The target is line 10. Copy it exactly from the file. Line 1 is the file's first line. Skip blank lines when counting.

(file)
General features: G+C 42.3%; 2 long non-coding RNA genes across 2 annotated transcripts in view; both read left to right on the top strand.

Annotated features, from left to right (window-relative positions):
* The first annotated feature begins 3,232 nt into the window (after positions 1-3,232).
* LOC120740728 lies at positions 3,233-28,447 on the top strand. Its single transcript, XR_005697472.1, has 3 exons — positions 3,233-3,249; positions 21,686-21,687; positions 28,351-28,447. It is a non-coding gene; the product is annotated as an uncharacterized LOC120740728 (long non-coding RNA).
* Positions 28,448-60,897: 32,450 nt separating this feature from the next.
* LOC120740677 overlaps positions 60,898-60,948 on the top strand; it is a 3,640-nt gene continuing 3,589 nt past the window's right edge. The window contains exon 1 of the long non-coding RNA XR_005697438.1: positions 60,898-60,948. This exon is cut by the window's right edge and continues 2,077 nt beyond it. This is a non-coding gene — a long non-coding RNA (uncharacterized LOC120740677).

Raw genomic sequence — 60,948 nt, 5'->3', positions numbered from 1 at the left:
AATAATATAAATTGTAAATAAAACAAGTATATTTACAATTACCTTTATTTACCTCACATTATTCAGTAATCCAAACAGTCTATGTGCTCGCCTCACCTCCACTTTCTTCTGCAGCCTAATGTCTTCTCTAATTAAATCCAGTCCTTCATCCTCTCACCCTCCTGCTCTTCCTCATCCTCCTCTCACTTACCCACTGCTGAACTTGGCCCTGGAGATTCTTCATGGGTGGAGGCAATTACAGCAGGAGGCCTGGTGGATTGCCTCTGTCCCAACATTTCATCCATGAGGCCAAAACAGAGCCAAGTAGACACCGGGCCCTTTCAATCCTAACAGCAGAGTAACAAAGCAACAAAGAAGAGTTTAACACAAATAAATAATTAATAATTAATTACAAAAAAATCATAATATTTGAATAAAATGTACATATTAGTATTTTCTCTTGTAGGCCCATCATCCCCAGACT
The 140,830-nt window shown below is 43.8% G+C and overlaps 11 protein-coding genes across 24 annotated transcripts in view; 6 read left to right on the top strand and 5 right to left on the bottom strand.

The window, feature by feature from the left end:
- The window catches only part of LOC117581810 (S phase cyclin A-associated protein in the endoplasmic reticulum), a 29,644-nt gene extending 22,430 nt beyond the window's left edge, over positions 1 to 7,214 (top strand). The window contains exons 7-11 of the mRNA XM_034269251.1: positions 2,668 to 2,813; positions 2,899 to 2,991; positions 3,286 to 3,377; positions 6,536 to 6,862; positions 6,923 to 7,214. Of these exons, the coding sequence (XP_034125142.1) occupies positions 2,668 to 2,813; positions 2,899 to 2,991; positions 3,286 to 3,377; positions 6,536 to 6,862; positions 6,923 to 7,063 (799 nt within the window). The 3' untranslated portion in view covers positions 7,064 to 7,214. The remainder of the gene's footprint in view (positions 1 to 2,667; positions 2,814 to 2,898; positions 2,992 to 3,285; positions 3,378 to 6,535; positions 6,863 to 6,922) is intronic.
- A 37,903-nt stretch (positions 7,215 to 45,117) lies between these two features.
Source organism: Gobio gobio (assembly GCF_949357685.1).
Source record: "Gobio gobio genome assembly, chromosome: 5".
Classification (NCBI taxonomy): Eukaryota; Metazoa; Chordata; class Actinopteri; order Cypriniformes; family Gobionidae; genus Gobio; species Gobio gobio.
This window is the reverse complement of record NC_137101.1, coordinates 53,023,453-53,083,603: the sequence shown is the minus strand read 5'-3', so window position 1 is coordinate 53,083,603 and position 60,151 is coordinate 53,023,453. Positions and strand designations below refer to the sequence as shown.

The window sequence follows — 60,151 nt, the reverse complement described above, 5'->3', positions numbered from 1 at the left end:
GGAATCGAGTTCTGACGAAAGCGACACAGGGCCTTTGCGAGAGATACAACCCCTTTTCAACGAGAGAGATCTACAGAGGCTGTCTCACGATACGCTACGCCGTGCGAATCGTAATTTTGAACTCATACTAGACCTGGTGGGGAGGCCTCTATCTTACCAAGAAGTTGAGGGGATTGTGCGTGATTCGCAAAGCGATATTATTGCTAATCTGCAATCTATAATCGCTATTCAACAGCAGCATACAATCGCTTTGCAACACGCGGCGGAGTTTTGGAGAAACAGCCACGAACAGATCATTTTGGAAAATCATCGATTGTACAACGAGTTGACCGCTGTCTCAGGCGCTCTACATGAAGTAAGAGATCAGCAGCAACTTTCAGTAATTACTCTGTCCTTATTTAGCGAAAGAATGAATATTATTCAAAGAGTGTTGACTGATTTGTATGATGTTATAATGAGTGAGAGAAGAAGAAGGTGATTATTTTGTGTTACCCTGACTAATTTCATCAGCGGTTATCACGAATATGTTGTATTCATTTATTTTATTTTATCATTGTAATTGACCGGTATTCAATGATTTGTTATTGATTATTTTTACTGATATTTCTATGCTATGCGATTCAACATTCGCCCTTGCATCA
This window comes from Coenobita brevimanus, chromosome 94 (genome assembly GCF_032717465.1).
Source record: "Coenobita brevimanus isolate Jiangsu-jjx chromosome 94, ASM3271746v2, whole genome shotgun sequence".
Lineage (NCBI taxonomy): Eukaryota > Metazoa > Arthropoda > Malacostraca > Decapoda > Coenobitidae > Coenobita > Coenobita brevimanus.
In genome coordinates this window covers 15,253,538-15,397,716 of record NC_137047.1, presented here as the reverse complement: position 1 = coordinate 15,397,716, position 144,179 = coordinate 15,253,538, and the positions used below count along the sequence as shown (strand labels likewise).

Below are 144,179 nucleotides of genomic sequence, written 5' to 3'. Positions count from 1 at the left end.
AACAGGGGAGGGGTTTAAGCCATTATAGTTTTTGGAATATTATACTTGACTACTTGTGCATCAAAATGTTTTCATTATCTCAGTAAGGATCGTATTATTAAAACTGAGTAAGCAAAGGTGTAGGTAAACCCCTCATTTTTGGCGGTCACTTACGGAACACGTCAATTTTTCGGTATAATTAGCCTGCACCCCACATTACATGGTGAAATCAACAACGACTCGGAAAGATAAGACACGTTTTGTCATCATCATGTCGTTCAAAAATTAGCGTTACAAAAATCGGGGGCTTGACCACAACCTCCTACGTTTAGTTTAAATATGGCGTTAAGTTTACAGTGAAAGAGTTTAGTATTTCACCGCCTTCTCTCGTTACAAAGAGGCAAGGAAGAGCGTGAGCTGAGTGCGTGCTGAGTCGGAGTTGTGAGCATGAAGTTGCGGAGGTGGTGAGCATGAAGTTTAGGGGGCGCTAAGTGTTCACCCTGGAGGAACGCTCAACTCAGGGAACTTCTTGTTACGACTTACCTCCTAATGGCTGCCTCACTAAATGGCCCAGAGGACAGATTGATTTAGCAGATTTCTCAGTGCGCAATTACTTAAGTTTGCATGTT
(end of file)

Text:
The window, feature by feature from the left end: